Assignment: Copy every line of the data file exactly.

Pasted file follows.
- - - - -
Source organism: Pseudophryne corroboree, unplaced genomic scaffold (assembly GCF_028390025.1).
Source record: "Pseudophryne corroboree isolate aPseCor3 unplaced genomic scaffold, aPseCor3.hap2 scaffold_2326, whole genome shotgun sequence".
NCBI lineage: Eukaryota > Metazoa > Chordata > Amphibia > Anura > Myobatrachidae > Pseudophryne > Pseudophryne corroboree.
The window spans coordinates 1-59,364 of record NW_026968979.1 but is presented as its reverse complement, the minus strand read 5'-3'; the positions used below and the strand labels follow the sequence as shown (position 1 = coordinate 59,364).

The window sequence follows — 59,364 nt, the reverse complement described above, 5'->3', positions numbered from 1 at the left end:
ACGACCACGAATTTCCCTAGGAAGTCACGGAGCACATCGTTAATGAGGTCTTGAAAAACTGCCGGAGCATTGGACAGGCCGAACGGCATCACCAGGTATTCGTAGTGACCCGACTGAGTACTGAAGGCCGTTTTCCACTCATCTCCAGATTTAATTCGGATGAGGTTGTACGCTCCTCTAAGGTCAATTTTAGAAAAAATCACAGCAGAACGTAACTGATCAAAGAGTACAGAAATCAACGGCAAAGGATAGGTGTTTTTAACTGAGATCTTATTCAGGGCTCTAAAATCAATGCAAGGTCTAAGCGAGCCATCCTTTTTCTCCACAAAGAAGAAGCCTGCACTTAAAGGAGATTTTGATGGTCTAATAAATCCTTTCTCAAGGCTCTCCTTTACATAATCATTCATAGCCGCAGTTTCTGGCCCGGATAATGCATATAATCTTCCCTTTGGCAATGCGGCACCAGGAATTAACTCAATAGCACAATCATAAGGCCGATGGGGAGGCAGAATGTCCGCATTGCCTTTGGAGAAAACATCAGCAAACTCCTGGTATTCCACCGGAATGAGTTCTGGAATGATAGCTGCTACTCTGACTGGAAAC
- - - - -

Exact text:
Source organism: Pseudophryne corroboree, unplaced genomic scaffold (assembly GCF_028390025.1).
Source record: "Pseudophryne corroboree isolate aPseCor3 unplaced genomic scaffold, aPseCor3.hap2 scaffold_2326, whole genome shotgun sequence".
NCBI lineage: Eukaryota > Metazoa > Chordata > Amphibia > Anura > Myobatrachidae > Pseudophryne > Pseudophryne corroboree.
The window spans coordinates 1-59,364 of record NW_026968979.1 but is presented as its reverse complement, the minus strand read 5'-3'; the positions used below and the strand labels follow the sequence as shown (position 1 = coordinate 59,364).

The window sequence follows — 59,364 nt, the reverse complement described above, 5'->3', positions numbered from 1 at the left end:
ACGACCACGAATTTCCCTAGGAAGTCACGGAGCACATCGTTAATGAGGTCTTGAAAAACTGCCGGAGCATTGGACAGGCCGAACGGCATCACCAGGTATTCGTAGTGACCCGACTGAGTACTGAAGGCCGTTTTCCACTCATCTCCAGATTTAATTCGGATGAGGTTGTACGCTCCTCTAAGGTCAATTTTAGAAAAAATCACAGCAGAACGTAACTGATCAAAGAGTACAGAAATCAACGGCAAAGGATAGGTGTTTTTAACTGAGATCTTATTCAGGGCTCTAAAATCAATGCAAGGTCTAAGCGAGCCATCCTTTTTCTCCACAAAGAAGAAGCCTGCACTTAAAGGAGATTTTGATGGTCTAATAAATCCTTTCTCAAGGCTCTCCTTTACATAATCATTCATAGCCGCAGTTTCTGGCCCGGATAATGCATATAATCTTCCCTTTGGCAATGCGGCACCAGGAATTAACTCAATAGCACAATCATAAGGCCGATGGGGAGGCAGAATGTCCGCATTGCCTTTGGAGAAAACATCAGCAAACTCCTGGTATTCCACCGGAATGAGTTCTGGAATGATAGCTGCTACTCTGACTGGAAAC